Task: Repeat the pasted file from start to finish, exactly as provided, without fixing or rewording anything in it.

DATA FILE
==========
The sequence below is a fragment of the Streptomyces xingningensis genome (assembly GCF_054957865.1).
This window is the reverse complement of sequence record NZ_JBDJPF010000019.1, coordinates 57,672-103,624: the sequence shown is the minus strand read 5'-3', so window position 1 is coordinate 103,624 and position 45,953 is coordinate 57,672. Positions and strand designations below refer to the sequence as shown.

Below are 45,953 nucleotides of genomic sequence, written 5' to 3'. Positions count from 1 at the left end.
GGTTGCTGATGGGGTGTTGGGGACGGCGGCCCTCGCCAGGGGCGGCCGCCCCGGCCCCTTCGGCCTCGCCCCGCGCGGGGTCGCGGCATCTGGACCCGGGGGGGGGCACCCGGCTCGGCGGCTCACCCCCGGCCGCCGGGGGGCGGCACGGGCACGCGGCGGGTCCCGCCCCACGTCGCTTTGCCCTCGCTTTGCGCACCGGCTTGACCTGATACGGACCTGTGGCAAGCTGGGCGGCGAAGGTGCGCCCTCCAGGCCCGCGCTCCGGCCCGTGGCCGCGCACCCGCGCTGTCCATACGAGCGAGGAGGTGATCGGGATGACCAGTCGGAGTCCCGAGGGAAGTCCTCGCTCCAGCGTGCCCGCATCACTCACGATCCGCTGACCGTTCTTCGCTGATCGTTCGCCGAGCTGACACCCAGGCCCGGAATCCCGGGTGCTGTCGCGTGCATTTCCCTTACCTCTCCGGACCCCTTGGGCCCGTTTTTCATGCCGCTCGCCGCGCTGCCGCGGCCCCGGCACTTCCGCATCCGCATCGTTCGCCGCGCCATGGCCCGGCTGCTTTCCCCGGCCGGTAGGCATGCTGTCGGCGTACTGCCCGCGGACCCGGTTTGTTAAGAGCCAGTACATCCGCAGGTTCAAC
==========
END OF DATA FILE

The sequence below is a fragment of the Streptomyces xingningensis genome (assembly GCF_054957865.1).
This window is the reverse complement of sequence record NZ_JBDJPF010000019.1, coordinates 57,672-103,624: the sequence shown is the minus strand read 5'-3', so window position 1 is coordinate 103,624 and position 45,953 is coordinate 57,672. Positions and strand designations below refer to the sequence as shown.

Below are 45,953 nucleotides of genomic sequence, written 5' to 3'. Positions count from 1 at the left end.
GGTTGCTGATGGGGTGTTGGGGACGGCGGCCCTCGCCAGGGGCGGCCGCCCCGGCCCCTTCGGCCTCGCCCCGCGCGGGGTCGCGGCATCTGGACCCGGGGGGGGGCACCCGGCTCGGCGGCTCACCCCCGGCCGCCGGGGGGCGGCACGGGCACGCGGCGGGTCCCGCCCCACGTCGCTTTGCCCTCGCTTTGCGCACCGGCTTGACCTGATACGGACCTGTGGCAAGCTGGGCGGCGAAGGTGCGCCCTCCAGGCCCGCGCTCCGGCCCGTGGCCGCGCACCCGCGCTGTCCATACGAGCGAGGAGGTGATCGGGATGACCAGTCGGAGTCCCGAGGGAAGTCCTCGCTCCAGCGTGCCCGCATCACTCACGATCCGCTGACCGTTCTTCGCTGATCGTTCGCCGAGCTGACACCCAGGCCCGGAATCCCGGGTGCTGTCGCGTGCATTTCCCTTACCTCTCCGGACCCCTTGGGCCCGTTTTTCATGCCGCTCGCCGCGCTGCCGCGGCCCCGGCACTTCCGCATCCGCATCGTTCGCCGCGCCATGGCCCGGCTGCTTTCCCCGGCCGGTAGGCATGCTGTCGGCGTACTGCCCGCGGACCCGGTTTGTTAAGAGCCAGTACATCCGCAGGTTCAAC